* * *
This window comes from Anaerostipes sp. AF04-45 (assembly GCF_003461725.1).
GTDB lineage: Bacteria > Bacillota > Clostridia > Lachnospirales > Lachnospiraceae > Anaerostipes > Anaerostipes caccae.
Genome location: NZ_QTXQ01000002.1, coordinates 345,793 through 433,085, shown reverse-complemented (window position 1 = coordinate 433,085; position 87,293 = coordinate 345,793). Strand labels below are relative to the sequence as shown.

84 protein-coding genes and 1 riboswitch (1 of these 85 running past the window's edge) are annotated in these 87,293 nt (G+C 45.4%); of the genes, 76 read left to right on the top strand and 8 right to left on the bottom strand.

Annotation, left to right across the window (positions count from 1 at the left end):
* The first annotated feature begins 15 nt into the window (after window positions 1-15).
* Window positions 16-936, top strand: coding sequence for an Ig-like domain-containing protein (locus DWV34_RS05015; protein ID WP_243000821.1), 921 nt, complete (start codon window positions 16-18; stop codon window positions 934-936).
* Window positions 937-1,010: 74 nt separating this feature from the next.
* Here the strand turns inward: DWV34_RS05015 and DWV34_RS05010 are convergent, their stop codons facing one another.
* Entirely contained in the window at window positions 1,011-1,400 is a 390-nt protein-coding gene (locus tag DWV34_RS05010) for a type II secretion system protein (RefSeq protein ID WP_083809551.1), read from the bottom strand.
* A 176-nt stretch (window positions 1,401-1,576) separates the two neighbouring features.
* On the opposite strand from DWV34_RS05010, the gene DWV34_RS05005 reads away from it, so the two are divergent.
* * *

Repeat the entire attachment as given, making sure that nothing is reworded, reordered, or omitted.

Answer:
This window comes from Anaerostipes sp. AF04-45 (assembly GCF_003461725.1).
GTDB lineage: Bacteria > Bacillota > Clostridia > Lachnospirales > Lachnospiraceae > Anaerostipes > Anaerostipes caccae.
Genome location: NZ_QTXQ01000002.1, coordinates 345,793 through 433,085, shown reverse-complemented (window position 1 = coordinate 433,085; position 87,293 = coordinate 345,793). Strand labels below are relative to the sequence as shown.

84 protein-coding genes and 1 riboswitch (1 of these 85 running past the window's edge) are annotated in these 87,293 nt (G+C 45.4%); of the genes, 76 read left to right on the top strand and 8 right to left on the bottom strand.

Annotation, left to right across the window (positions count from 1 at the left end):
* The first annotated feature begins 15 nt into the window (after window positions 1-15).
* Window positions 16-936, top strand: coding sequence for an Ig-like domain-containing protein (locus DWV34_RS05015; protein ID WP_243000821.1), 921 nt, complete (start codon window positions 16-18; stop codon window positions 934-936).
* Window positions 937-1,010: 74 nt separating this feature from the next.
* Here the strand turns inward: DWV34_RS05015 and DWV34_RS05010 are convergent, their stop codons facing one another.
* Entirely contained in the window at window positions 1,011-1,400 is a 390-nt protein-coding gene (locus tag DWV34_RS05010) for a type II secretion system protein (RefSeq protein ID WP_083809551.1), read from the bottom strand.
* A 176-nt stretch (window positions 1,401-1,576) separates the two neighbouring features.
* On the opposite strand from DWV34_RS05010, the gene DWV34_RS05005 reads away from it, so the two are divergent.